The other day in lecture, someone brought up the idea of hierarchies within race due to their skin color. Latinos that are lighter-skinned are more readily accepted into the white culture because in a sense they blend in more. This also made me think of the first day of class where we attempted to define ‘Latin@’ and the discussion of census categories arose. Latinos can be classified as “white,” however this is not how the group is treated. Latinos are marginalized in treated in a discriminatory manner, not one of white status. However, then another issue is of how “light” is still not white thus yielding a question of authenticity and all of the discriminatory notions that permeates within society.
In a research paper I did for another class I came across Ilan Stavans’ article “Living in Another Language” who discusses from his personal experience people’s reactions to being a white- skinned Hispanic. He states how “society in the Americas has been structured by class. And class is often defined by degrees of foreignness. Thus, as a white-skinned Hispanic, I was automatically awarded a higher status, and among the Latino community in New York, that status again - attached to my Jewishness - opened doors to me” (Stavans 166). In my personal experience, I am a light-skinned Latina with a white name. People argue with me and state that I am not in fact Latina and of another ethnicity. But really, what does it matter and whose business is it anyway? Unfortunately, as Stavans indicates it does matter because of society’s perception and the importance placed on appearance.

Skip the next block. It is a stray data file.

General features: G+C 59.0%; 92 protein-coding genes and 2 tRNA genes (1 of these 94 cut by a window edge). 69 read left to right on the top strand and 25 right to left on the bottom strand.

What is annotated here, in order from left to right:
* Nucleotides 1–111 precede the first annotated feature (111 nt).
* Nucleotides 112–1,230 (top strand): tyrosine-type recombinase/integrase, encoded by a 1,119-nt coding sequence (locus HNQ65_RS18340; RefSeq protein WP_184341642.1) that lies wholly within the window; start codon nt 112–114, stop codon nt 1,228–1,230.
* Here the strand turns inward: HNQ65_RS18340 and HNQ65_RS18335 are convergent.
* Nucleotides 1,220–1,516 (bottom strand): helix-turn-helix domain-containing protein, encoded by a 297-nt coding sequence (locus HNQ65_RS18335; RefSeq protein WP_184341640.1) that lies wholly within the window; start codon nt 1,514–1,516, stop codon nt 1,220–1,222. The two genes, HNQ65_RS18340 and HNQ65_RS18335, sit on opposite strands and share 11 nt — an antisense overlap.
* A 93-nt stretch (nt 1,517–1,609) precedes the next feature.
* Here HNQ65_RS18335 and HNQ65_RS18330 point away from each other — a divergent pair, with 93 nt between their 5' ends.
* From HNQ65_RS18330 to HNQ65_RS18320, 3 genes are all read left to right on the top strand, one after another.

Reference to: Stavans, Ilan. “Living in Another Language.” New England Review Vol. 22, No. 3 (Summer, 2001), pp. 168-172